Tell us a bit about your PhD – what do you do?
My PhD research focuses on investigating how human cells recognise and respond to infection by viruses. I think viruses are fascinating because they are extremely simple and yet are capable of causing such complicated and often devastating diseases. Our cells have specialised proteins called sensors, which are constantly on the look-out for signs of unwanted invaders like viruses.
I am currently investigating one particular virus sensor in human cells, which recognises invading viruses and activates a type of cell suicide in response. By killing itself, the virus-infected cell stops the spread of the infection to surrounding cells in the body, preventing disease.
My PhD is based at the University of Oxford in the MRC Human Immunology Unit. My research is funded by the Wellcome Trust.
What is the best bit about your PhD?
I love working at the edge of knowledge. The process of discovery is exciting and there is something very special about being part of that process. Being a PhD student means I am learning how to be a scientist while simultaneously doing real research – I think it is important to continue learning throughout life, and so this is another brilliant aspect for me.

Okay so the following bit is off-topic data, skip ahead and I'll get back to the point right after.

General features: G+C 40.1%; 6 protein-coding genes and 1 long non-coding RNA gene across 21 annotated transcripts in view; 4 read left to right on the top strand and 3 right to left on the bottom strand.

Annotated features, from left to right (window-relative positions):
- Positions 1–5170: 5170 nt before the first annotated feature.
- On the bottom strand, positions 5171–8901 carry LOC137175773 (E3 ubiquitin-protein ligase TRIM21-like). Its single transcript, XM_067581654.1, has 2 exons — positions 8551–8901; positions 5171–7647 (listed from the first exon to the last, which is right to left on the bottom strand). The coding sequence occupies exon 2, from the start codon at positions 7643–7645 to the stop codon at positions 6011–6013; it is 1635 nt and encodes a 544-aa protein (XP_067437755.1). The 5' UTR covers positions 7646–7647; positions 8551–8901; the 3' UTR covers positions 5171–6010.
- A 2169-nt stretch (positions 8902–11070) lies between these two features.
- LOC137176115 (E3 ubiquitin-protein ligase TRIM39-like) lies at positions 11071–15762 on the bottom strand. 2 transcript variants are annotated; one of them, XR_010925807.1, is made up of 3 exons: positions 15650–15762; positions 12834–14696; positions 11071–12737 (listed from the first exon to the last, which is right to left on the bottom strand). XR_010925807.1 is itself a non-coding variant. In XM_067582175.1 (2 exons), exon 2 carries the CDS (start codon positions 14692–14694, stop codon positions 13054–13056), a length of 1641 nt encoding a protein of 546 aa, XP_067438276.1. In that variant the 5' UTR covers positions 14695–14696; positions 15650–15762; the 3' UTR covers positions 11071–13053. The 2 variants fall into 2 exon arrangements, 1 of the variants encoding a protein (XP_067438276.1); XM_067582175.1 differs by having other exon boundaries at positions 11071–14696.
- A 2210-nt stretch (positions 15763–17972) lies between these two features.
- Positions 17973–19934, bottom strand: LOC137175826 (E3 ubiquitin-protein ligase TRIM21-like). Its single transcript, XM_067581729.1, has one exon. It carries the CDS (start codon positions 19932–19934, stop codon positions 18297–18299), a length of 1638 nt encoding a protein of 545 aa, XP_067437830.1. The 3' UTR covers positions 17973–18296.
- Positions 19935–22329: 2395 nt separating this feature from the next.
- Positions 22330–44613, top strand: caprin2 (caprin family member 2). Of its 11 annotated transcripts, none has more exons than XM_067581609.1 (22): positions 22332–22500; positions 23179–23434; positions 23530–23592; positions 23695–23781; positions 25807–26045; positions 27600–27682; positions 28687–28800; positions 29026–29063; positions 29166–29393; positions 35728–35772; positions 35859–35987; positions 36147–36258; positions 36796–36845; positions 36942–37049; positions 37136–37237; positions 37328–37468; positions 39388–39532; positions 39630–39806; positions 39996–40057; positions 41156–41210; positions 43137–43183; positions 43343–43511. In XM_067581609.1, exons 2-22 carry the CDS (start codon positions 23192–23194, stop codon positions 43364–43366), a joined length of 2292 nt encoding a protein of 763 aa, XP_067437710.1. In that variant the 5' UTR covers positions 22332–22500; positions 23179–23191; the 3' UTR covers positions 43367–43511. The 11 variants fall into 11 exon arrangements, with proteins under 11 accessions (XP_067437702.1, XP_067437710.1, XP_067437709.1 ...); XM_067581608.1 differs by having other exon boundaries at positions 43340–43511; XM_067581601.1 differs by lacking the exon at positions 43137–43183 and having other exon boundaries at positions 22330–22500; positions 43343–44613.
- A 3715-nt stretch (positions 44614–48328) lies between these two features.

Alongside my PhD research, I am also a passionate science communicator. Last year I undertook a placement on the science desk at The Guardian, as part of a British Science Association Media Fellowship funded by the Society for Applied Microbiology. This was definitely one of the highlights of my PhD. I love to write, and think science writing is a fantastic way to share the latest scientific discoveries with the world.
Why did you start the Instagram account @sciencespedup?
I started @ScienceSpedUp on Instagram as a way to show the world what science actually looks like. Since scientific research can be a very slow process, I wanted to speed it up in the form of time-lapse videos of scientific experiments in action. All of the videos come with captions containing bitesize explanations of the science.
Initially I shared clips of my own experiments on Twitter using the hashtag #ScienceSpedUp, before starting the Instagram account. Now, I am also using the account to feature other scientists in action, from diverse scientific fields as well as from diverse backgrounds.
What is one piece of advice you would give to your younger self?
I would say: “Believe in yourself! Anyone can be a scientist, including you. Try things that are outside of your comfort zone because it will help you grow. Also, learn to code!”
What is your fave food at the moment?
Great question! I am currently obsessed with parsnip chips. I love creative ways of getting my 5-a-day.